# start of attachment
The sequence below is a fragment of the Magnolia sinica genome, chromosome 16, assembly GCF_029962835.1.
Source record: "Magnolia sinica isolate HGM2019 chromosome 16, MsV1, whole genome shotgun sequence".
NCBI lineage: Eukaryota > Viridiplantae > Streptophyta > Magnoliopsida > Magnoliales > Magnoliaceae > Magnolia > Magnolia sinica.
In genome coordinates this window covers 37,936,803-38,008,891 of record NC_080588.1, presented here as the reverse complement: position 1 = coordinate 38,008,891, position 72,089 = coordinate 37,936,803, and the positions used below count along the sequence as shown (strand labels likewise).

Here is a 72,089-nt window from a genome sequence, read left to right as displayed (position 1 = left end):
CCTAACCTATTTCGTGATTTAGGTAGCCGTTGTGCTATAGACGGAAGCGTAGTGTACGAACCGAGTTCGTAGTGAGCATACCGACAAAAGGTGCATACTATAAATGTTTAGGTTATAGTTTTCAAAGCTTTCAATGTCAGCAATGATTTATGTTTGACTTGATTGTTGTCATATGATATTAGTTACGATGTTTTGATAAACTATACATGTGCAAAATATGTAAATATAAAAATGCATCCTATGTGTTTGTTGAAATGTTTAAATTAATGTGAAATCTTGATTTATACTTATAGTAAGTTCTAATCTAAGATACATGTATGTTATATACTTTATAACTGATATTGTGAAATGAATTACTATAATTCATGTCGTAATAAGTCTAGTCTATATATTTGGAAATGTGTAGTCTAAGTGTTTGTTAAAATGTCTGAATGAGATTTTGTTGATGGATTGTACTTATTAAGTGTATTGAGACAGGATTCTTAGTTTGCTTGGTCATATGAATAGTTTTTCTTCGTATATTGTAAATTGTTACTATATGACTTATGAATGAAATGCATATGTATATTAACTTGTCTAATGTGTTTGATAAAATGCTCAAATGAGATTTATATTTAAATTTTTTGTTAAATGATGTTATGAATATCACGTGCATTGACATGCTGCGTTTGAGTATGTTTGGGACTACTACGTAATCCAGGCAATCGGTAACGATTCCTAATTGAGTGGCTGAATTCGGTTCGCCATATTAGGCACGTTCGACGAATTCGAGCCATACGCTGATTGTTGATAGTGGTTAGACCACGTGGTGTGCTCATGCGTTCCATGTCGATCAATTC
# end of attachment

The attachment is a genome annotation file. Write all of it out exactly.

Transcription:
The sequence below is a fragment of the Magnolia sinica genome, chromosome 16, assembly GCF_029962835.1.
Source record: "Magnolia sinica isolate HGM2019 chromosome 16, MsV1, whole genome shotgun sequence".
NCBI lineage: Eukaryota > Viridiplantae > Streptophyta > Magnoliopsida > Magnoliales > Magnoliaceae > Magnolia > Magnolia sinica.
In genome coordinates this window covers 37,936,803-38,008,891 of record NC_080588.1, presented here as the reverse complement: position 1 = coordinate 38,008,891, position 72,089 = coordinate 37,936,803, and the positions used below count along the sequence as shown (strand labels likewise).

Here is a 72,089-nt window from a genome sequence, read left to right as displayed (position 1 = left end):
CCTAACCTATTTCGTGATTTAGGTAGCCGTTGTGCTATAGACGGAAGCGTAGTGTACGAACCGAGTTCGTAGTGAGCATACCGACAAAAGGTGCATACTATAAATGTTTAGGTTATAGTTTTCAAAGCTTTCAATGTCAGCAATGATTTATGTTTGACTTGATTGTTGTCATATGATATTAGTTACGATGTTTTGATAAACTATACATGTGCAAAATATGTAAATATAAAAATGCATCCTATGTGTTTGTTGAAATGTTTAAATTAATGTGAAATCTTGATTTATACTTATAGTAAGTTCTAATCTAAGATACATGTATGTTATATACTTTATAACTGATATTGTGAAATGAATTACTATAATTCATGTCGTAATAAGTCTAGTCTATATATTTGGAAATGTGTAGTCTAAGTGTTTGTTAAAATGTCTGAATGAGATTTTGTTGATGGATTGTACTTATTAAGTGTATTGAGACAGGATTCTTAGTTTGCTTGGTCATATGAATAGTTTTTCTTCGTATATTGTAAATTGTTACTATATGACTTATGAATGAAATGCATATGTATATTAACTTGTCTAATGTGTTTGATAAAATGCTCAAATGAGATTTATATTTAAATTTTTTGTTAAATGATGTTATGAATATCACGTGCATTGACATGCTGCGTTTGAGTATGTTTGGGACTACTACGTAATCCAGGCAATCGGTAACGATTCCTAATTGAGTGGCTGAATTCGGTTCGCCATATTAGGCACGTTCGACGAATTCGAGCCATACGCTGATTGTTGATAGTGGTTAGACCACGTGGTGTGCTCATGCGTTCCATGTCGATCAATTC